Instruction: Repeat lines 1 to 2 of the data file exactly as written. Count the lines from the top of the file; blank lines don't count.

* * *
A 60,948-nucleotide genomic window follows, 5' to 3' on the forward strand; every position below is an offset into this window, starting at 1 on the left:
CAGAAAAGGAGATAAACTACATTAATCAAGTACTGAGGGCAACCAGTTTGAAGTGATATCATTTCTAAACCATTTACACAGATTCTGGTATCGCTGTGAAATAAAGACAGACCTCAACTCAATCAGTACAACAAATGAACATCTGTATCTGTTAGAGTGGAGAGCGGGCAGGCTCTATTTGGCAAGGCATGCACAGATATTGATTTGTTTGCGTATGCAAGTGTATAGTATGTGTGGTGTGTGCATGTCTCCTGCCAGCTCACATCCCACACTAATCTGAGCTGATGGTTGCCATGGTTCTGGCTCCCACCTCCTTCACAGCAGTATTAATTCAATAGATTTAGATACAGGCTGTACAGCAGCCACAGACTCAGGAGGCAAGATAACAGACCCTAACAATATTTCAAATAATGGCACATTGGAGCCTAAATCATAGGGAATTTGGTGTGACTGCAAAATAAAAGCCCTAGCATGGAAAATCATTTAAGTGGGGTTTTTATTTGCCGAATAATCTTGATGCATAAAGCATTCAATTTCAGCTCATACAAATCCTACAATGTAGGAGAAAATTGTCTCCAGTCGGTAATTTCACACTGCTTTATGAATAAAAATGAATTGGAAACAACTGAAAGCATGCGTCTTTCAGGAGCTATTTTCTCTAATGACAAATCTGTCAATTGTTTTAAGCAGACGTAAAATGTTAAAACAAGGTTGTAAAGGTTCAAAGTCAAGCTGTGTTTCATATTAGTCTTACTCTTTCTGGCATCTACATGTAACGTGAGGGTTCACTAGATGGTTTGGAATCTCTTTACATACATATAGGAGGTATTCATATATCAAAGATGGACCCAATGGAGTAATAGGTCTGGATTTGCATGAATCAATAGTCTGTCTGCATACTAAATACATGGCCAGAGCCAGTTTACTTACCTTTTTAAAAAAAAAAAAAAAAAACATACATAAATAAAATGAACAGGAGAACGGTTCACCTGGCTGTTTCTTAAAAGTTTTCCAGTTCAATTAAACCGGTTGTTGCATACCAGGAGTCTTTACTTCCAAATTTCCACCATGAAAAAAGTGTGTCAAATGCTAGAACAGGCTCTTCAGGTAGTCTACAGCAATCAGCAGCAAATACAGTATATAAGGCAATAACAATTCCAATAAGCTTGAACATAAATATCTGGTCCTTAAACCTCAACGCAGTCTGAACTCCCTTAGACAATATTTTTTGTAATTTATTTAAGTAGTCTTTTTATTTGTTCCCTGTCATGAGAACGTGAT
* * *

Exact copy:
A 60,948-nucleotide genomic window follows, 5' to 3' on the forward strand; every position below is an offset into this window, starting at 1 on the left:
CAGAAAAGGAGATAAACTACATTAATCAAGTACTGAGGGCAACCAGTTTGAAGTGATATCATTTCTAAACCATTTACACAGATTCTGGTATCGCTGTGAAATAAAGACAGACCTCAACTCAATCAGTACAACAAATGAACATCTGTATCTGTTAGAGTGGAGAGCGGGCAGGCTCTATTTGGCAAGGCATGCACAGATATTGATTTGTTTGCGTATGCAAGTGTATAGTATGTGTGGTGTGTGCATGTCTCCTGCCAGCTCACATCCCACACTAATCTGAGCTGATGGTTGCCATGGTTCTGGCTCCCACCTCCTTCACAGCAGTATTAATTCAATAGATTTAGATACAGGCTGTACAGCAGCCACAGACTCAGGAGGCAAGATAACAGACCCTAACAATATTTCAAATAATGGCACATTGGAGCCTAAATCATAGGGAATTTGGTGTGACTGCAAAATAAAAGCCCTAGCATGGAAAATCATTTAAGTGGGGTTTTTATTTGCCGAATAATCTTGATGCATAAAGCATTCAATTTCAGCTCATACAAATCCTACAATGTAGGAGAAAATTGTCTCCAGTCGGTAATTTCACACTGCTTTATGAATAAAAATGAATTGGAAACAACTGAAAGCATGCGTCTTTCAGGAGCTATTTTCTCTAATGACAAATCTGTCAATTGTTTTAAGCAGACGTAAAATGTTAAAACAAGGTTGTAAAGGTTCAAAGTCAAGCTGTGTTTCATATTAGTCTTACTCTTTCTGGCATCTACATGTAACGTGAGGGTTCACTAGATGGTTTGGAATCTCTTTACATACATATAGGAGGTATTCATATATCAAAGATGGACCCAATGGAGTAATAGGTCTGGATTTGCATGAATCAATAGTCTGTCTGCATACTAAATACATGGCCAGAGCCAGTTTACTTACCTTTTTAAAAAAAAAAAAAAAAAACATACATAAATAAAATGAACAGGAGAACGGTTCACCTGGCTGTTTCTTAAAAGTTTTCCAGTTCAATTAAACCGGTTGTTGCATACCAGGAGTCTTTACTTCCAAATTTCCACCATGAAAAAAGTGTGTCAAATGCTAGAACAGGCTCTTCAGGTAGTCTACAGCAATCAGCAGCAAATACAGTATATAAGGCAATAACAATTCCAATAAGCTTGAACATAAATATCTGGTCCTTAAACCTCAACGCAGTCTGAACTCCCTTAGACAATATTTTTTGTAATTTATTTAAGTAGTCTTTTTATTTGTTCCCTGTCATGAGAACGTGAT